All running, particularly in the mountains, remote areas and particularly if going ‘solo’ brings an element of danger that must be managed. Winter and extreme conditions do increase risks and I discussed this in an in-depth article on Winter Running HERE
Following on from the article, I have had many questions to elaborate on the pack and the equipment I would use for day-to-day adventures and then how I would expand that equipment list for more adventurous and specific trips.
Firstly, understand yourself and your level of experience. I write about this in the article above, but it is worth emphasizing that no two people are the same. The ethos of ‘fast and light’ is great if you can go fast… BUT and this is a big BUT, what happens if you can’t go fast? What happens if you fall, are immobilized, waiting for help or a rescue?
Imagine a scene, stuck on a mountain side, you have broken your leg. You were moving fast and so were warm. But now you are still, the temperature is dropping well below zero and you are unable to move or generate heat. It’s a disaster waiting to happen, and THIS is the scenario you MUST think off when packing for an adventure.
I have a simple attitude of it’s better to carry it and not needed it.
Weather can change in minutes at any time of the year, especially in a mountain environment. However, in winter the changes are often far more extreme, Hypothermia can hit in minutes and it is deadly.
Preparation is key and assessing what ‘may’ happen on any adventure or run is crucially important to make sure that a day or multiple day’s activity remains safe.
The equipment list below are my personal choices, and I must stress here that I have tested many variables and brands to come up with the list below. Importantly, there is most definitely multiple ways and solutions to any problem, so, while my list below could be seen a perfect shopping list, it’s also fun to find out what works for you.
YOU AND WHAT YOU WEAR
What you wear for a run/ adventure should come as second nature, but it can often be a real dilemma understanding how to balance the layers so that you don’t overheat or equally, get too cold.
Read about GETTING LAYERED HERE
Personally, I find the most difficult temperatures around 0 to +5 degrees C (32-49 Fahrenheit.) It’s cold enough to make you feel chilled (often will feel damp too) but within 15-minutes of running you feel warm.
The starting point for me is a merino wool base layer, it naturally helps regulate body temperature, remains warm when wet, transports sweat away from the body, and is very good in regard to odors. Icebreaker is my product of choice and they have a simple system of 150/175/200 and 260 products, the higher the number, the thicker and warmer the product. I personally find 150 ideal, especially for running and active sports.
My jacket will balance warmth, breathability and protection from the wind, Haglöfs L.I.M Hybrid Hood manages to balance all these elements in a really lightweight package. It can even be worn directly against the skin. The inov-8 Technical Mid Hoodie is also a good choice.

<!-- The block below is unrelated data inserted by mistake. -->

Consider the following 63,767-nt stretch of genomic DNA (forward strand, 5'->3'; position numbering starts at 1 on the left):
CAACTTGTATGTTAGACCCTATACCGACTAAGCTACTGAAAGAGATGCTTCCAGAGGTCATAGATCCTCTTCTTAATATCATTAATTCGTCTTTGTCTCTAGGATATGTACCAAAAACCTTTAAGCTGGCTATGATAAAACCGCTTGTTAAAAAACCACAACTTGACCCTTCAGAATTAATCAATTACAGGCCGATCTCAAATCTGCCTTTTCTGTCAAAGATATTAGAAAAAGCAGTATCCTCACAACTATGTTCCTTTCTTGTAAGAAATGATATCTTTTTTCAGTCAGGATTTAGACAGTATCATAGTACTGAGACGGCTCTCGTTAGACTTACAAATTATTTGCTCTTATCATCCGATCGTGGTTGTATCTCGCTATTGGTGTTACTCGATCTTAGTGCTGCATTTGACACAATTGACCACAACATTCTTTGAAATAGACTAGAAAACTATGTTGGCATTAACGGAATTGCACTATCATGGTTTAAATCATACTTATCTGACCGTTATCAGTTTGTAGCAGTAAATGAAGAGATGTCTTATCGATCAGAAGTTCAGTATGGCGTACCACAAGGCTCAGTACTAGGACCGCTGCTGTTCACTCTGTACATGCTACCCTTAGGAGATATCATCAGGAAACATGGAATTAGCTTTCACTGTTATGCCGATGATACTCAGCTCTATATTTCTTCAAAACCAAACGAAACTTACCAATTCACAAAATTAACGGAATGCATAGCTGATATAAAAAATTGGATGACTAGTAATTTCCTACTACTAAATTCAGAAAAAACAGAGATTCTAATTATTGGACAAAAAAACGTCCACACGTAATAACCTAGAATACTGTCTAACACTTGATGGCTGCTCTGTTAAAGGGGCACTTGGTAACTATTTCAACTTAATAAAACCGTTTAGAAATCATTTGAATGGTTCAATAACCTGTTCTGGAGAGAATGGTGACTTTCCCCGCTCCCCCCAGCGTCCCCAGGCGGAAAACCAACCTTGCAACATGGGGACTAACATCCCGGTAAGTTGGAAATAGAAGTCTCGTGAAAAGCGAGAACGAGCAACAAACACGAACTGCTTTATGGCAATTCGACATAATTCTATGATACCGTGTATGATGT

Leg wear will depend on the weather and arguably I would potentially look at 3 scenarios. On milder winter days hovering around 0C I would use my standard inov-8 run tights. 0 to -10C I would use a thicker winter tight, potentially with wind block panels on the front by Swix. Below -10 and I would use Icebreaker 150 merino underneath the thicker Swix tights.
Keeping feet warm is essential in winter and again, based on weather, temperature and conditions. I will go with one of three scenarios: Merino wool, neoprene socks or Sealskinz. My default is neoprene as it works well in most conditions. It’s not unusual to wear two pairs of socks in winter, say a merino liner and thicker over sock or a merino liner inside Sealskinz, keep this in mind when getting winter run shoes, you may need a half-size larger shoe?
Hands, like feet, need to be warm. I use Icebreaker liners, with either inov-8 Extreme Thermo Mitt which is incredibly warm.
I wear a Buff or similar product around my neck, and I use a Haglöfs Fanatic hat which manages to be always warm, but not too warm!
Shoes will depend on conditions but for me, once winter arrives, I usually require a winter shoe with studs to provide grip, particularly in ice. The VJ Xero 5 works exceptionally well. Of course, in most scenarios you could use your favourite trail shoes and carry micro crampons which you can add and remove as required. However, if you know you will be in snow/ ice all day, a specific winter shoe provides a much more enjoyable experience.
Finally glasses with a specific winter lens are often essential to protect from cold air, snow and reflected brightness from snow. I use Oakley Radar.
Black Diamond Distance 15 is a somewhat unique pack that manages to appeal to trail runners and alpinist/ climbers who have discovered that all important link-up of sports coming together for unique adventures and/or fastpacking. These adventures tend to entail a bit of easy climbing, some scrambling, some fell running and some walking – or just about whatever you can string together.
A hybrid between running and climbing pack, the Distance 15 fits snug to your body and is stable with minimal bounce. The main compartment of the pack includes a quick draw-string main opening which Black Diamond say is waterproof – it is not! Please use a waterproof bag inside like those provided by Sea to Summit. A zippered security pocket inside is ideal for a wallet and there is a stretch mesh divider that will hold a bladder, or it can be used for storing nylon or dyneema.
Elasticated compression straps either side of the main bag are ideal for reducing the volume of the pack and keeping everything tight together and they can be used to secure a pair of ice axes that also have specific storage at the bottom of the back and security buckles that pass through the ice axe head. Integrated into the main compartment (on each side) are ‘Quiver Sleeves’ for Black Diamond Z-folding walking poles. The front of the pack has a vest fit with two adjustable straps and two 4-way stretch zippered pockets and four front stretch pockets that will hold soft flasks, snacks or any other essential ‘on-the-go’ items.